My latest restaurant discovery in Brentwood is bittersweet. Sweet because Manuel’s is a Portuguese paradise within walking distance of our home. Bitter as it won’t be there for that much longer. We were devasted to hear that the building it is housed within will be converted into apartments in the next year, so the owner is looking to relocate.
The restaurant is in the large back room of the Eagle and Child pub, but don’t let that put you off. While the pub is dark and brown and perfumed with ale, the restaurant is like a pearl disguised within a dusty shell and well worth seeking out.
As we stepped through we were greeted with a warm smile and welcomed into a bright, white room. The walls in the restaurant are panelled neatly, with pops of swirly blue and white Azulejos tiles that later reveal themselves to be wallpaper. The tables are simple yet inviting, with bottles of water ready and waiting to quench your thirst and candles flickering gently.
Discovering Manuel’s Portuguese cuisine in Brentwood, Essex
Once seated we were looked after all night by the owner’s daughter. The service was friendly and attentive, but not over the top and needy (nobody wants to be asked if their meal is ok every five minutes and thankfully we weren’t).
We don’t eat a lot of Portuguese food so we took a little bit of time deliberating over what to order. Everything just sounded so good we couldn’t decide. Thankfully the kind waitress stepped in to help two uninitiated fools navigate the menu.
In the end, I ordered the Portuguese Black Pudding (Morcela à Casa) to start, with cebolada onion sauce, apple and goat’s cheese. My partner opted for the Portuguese Salt Cod Cakes (Bolos de Bacalhau). For mains, I tried the 48-hour Confit Lamb Shank, which quite literally fell off the bone and was complemented with ridiculously smooth and creamy potato mash.
The standout dish, however, was the Portuguese seafood rice with monkfish that my partner ordered (huge food envy!). It tasted likely a soupy risotto, with a spicy tomato and seafood sauce, studded with mussels, crab claws, clams and huge tiger prawns.
Arroz de tamboril: Portuguese rice stew with monkfish
I’ve not made a Portuguese rice stew before, however, I make a lot of risottos at home and having read up on it a bit it doesn’t seem to be wildly different. It’s just a bit soupier and takes a little longer to make, but it’s easy enough to make at home.
In my simple recipe, I’ve put my own garlicky spin on the dish with garlic olive oil and scaled the seafood mix back to make it even easier to make. Instead of mussels, crab claws, clams and tiger prawns, I’ve gone big on the monkfish, prawn and chorizo flavours, with lots of smoky paprika to provide some more earthy spice to the sauce.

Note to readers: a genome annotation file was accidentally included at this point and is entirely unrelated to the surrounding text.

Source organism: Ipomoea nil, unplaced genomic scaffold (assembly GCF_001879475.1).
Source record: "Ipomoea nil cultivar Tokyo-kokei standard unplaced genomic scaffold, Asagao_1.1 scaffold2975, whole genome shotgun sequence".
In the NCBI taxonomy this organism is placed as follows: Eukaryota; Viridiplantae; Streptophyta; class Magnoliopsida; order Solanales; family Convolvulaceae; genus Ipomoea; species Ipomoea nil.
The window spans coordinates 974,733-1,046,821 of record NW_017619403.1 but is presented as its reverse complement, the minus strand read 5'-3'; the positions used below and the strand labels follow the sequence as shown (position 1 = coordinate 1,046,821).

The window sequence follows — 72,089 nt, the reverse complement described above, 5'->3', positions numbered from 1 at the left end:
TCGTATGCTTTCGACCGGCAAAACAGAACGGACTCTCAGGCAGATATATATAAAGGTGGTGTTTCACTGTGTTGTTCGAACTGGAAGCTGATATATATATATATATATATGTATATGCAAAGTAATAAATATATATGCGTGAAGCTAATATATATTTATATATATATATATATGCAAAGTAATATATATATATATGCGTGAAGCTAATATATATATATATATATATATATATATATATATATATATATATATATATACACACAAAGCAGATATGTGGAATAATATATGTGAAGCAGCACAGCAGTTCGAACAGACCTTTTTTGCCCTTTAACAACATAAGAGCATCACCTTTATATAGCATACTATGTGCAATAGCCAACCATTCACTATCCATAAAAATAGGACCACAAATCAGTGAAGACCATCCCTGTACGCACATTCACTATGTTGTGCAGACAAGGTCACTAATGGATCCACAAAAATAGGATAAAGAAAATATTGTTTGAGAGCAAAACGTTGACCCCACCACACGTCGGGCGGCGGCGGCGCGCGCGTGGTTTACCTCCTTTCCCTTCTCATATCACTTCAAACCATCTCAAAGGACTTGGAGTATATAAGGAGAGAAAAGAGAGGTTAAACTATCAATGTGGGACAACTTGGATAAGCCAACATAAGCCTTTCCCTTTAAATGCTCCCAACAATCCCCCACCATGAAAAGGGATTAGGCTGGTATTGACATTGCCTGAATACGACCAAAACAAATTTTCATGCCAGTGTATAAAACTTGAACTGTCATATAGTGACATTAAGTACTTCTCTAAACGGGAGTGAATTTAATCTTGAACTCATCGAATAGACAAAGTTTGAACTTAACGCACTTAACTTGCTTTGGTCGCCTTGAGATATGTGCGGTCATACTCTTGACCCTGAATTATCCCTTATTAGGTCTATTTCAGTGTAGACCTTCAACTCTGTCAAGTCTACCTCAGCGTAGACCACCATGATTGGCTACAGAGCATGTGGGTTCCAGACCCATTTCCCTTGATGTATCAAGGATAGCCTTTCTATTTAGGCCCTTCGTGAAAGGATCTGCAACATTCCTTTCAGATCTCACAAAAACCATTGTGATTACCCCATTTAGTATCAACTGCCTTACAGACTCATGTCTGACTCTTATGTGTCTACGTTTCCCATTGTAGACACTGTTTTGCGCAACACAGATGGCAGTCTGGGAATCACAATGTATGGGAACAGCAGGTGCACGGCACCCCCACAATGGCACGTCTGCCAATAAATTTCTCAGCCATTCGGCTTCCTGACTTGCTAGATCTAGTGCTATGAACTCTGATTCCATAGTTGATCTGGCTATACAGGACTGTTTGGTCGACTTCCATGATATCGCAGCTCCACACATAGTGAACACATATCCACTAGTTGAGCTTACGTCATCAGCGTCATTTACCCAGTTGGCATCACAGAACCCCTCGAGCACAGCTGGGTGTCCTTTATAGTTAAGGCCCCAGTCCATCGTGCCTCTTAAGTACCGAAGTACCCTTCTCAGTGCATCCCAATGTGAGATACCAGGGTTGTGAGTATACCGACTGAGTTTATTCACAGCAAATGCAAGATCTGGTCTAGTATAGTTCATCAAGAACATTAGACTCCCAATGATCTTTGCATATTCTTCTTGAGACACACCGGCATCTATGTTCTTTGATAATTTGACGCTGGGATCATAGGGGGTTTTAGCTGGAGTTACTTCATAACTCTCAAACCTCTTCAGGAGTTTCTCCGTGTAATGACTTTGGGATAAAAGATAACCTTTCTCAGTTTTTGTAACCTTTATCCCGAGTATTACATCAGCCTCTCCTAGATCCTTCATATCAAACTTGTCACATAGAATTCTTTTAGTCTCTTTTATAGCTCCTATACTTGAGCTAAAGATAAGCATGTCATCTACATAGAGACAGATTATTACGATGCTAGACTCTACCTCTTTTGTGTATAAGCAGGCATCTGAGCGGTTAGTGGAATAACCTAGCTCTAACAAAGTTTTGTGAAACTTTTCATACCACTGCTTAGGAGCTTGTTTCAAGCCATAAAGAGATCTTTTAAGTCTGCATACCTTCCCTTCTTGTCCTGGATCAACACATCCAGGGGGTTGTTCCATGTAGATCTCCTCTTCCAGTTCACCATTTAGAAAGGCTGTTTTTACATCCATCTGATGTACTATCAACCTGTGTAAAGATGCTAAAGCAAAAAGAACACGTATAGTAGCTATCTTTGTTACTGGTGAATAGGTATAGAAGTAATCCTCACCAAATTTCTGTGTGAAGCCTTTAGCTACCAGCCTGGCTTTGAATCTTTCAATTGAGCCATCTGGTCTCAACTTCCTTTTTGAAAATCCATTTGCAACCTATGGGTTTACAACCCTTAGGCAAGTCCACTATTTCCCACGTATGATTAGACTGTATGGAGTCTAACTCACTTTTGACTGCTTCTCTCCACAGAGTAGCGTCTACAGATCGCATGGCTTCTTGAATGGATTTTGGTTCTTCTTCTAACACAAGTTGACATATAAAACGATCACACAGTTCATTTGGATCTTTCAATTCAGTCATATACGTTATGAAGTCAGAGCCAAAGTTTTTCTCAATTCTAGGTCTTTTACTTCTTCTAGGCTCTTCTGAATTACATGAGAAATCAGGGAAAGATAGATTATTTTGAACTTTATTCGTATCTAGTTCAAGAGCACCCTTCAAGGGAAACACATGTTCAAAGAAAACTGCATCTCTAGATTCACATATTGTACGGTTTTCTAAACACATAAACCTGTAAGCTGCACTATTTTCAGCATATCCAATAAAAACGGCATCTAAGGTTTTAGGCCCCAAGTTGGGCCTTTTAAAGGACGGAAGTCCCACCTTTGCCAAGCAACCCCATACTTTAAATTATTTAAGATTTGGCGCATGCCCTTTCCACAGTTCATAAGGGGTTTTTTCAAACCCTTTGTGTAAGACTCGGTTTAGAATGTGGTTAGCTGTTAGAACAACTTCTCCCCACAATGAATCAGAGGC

With a scattering of fresh parsley, it looks fab in a big bowl and tastes absolutely delicious with a cheeky glass of vinho branco.
A simple recipe for a Portuguese rice stew, inspired by Manuel's Restaurant in Brentwood, Essex.
- 200 g monkish fillets
- 6 large king prawns
- 4 tbsp garlic olive oil
- 100 g diced chorizo
- 2 garlic cloves
- 1/2 red pepper
- 1/2 brown onion
- 2 tbsp tomato ketchup
- 600 ml fish stock
- 150 g risotto rice
- 1 tbsp paprika
- 2 bay leaves
- 1 tsp ground black pepper
- 2 tbsp fresh flat leaf parsley
Slice the monkfish fillet into bitesize pieces. It can be quite tough to cut, so you will likely need a sharp, serrated knife to saw through it.
Add half the garlic oil to a large thick-bottomed pot and fry the monkfish and prawns for about 10 minutes over a medium heat. Once cooked, remove the fish and prawns and cover with tin foil.
Place the diced chorizo in the pan and cook for about 5 minutes in the juices. Add the diced vegetables and tomato ketchup to the pan and stir regularly for a further 5 minutes.
Pour the fish stock into the pan and add the risotto rice, bay leaves, paprika and pepper. Once the pot starts to boil gently, turn the heat down to the lowest setting and simmer for 20 minutes. Stir regularly so that the rice doesn't stick to the bottom.
Once all the liquid has been soaked up by the rice, add the cooked monkish, king prawns and half a cup of water and heat for about 10 minutes. Serve in a large bowl, with a sprinkling of fresh parsley leaves.